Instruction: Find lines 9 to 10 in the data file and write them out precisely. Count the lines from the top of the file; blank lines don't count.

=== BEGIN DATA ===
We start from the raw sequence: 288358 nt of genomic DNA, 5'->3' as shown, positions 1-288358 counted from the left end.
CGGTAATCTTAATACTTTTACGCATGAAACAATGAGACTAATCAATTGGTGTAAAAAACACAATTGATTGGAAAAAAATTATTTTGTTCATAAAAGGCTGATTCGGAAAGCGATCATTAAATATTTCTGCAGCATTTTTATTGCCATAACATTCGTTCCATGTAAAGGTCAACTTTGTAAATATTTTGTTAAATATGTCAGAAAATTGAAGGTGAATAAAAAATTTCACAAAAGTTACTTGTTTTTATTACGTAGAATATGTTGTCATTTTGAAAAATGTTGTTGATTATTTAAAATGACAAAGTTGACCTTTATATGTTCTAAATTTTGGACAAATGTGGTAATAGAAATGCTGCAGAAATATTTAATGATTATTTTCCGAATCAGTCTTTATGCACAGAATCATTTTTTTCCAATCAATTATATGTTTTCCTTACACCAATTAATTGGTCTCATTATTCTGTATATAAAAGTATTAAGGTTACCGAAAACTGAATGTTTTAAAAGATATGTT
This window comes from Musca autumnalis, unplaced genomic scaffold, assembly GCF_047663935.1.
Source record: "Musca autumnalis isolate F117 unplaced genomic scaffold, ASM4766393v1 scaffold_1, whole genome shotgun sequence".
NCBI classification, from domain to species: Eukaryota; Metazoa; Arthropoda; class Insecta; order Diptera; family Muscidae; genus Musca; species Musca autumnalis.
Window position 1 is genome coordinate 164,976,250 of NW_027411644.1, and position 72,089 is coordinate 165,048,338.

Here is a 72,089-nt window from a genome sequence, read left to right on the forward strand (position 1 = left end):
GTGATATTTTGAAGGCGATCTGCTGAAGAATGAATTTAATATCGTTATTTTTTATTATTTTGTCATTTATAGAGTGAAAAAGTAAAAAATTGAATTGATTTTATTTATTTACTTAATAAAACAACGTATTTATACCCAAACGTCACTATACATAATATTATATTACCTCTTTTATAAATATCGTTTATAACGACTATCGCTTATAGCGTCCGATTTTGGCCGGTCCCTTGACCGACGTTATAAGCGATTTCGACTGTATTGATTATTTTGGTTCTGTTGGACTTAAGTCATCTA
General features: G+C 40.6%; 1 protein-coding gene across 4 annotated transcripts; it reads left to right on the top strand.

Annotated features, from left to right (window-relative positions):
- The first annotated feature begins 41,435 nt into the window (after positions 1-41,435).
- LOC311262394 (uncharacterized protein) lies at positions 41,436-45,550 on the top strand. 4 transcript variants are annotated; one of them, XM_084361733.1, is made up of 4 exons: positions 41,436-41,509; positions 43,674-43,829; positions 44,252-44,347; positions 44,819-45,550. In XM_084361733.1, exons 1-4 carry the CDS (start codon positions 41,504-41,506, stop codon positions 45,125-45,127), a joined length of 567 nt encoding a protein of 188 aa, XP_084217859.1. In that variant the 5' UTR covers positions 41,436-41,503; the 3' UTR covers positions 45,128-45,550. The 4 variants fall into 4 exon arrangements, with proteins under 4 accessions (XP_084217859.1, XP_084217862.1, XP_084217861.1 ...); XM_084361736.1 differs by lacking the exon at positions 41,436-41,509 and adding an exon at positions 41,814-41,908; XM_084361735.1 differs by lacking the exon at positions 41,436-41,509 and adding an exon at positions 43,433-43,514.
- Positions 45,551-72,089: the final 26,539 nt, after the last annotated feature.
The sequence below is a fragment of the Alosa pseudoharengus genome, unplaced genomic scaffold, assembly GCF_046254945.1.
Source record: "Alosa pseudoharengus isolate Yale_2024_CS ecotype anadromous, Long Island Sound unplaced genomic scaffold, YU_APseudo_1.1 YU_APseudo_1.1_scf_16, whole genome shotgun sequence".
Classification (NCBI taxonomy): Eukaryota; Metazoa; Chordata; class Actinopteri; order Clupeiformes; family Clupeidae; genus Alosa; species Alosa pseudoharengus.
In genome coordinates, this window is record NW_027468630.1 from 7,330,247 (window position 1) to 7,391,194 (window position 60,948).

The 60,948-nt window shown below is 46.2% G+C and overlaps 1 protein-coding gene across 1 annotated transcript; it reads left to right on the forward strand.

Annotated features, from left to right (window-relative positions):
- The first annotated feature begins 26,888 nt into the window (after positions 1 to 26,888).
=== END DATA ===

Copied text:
General features: G+C 40.6%; 1 protein-coding gene across 4 annotated transcripts; it reads left to right on the top strand.

Annotated features, from left to right (window-relative positions):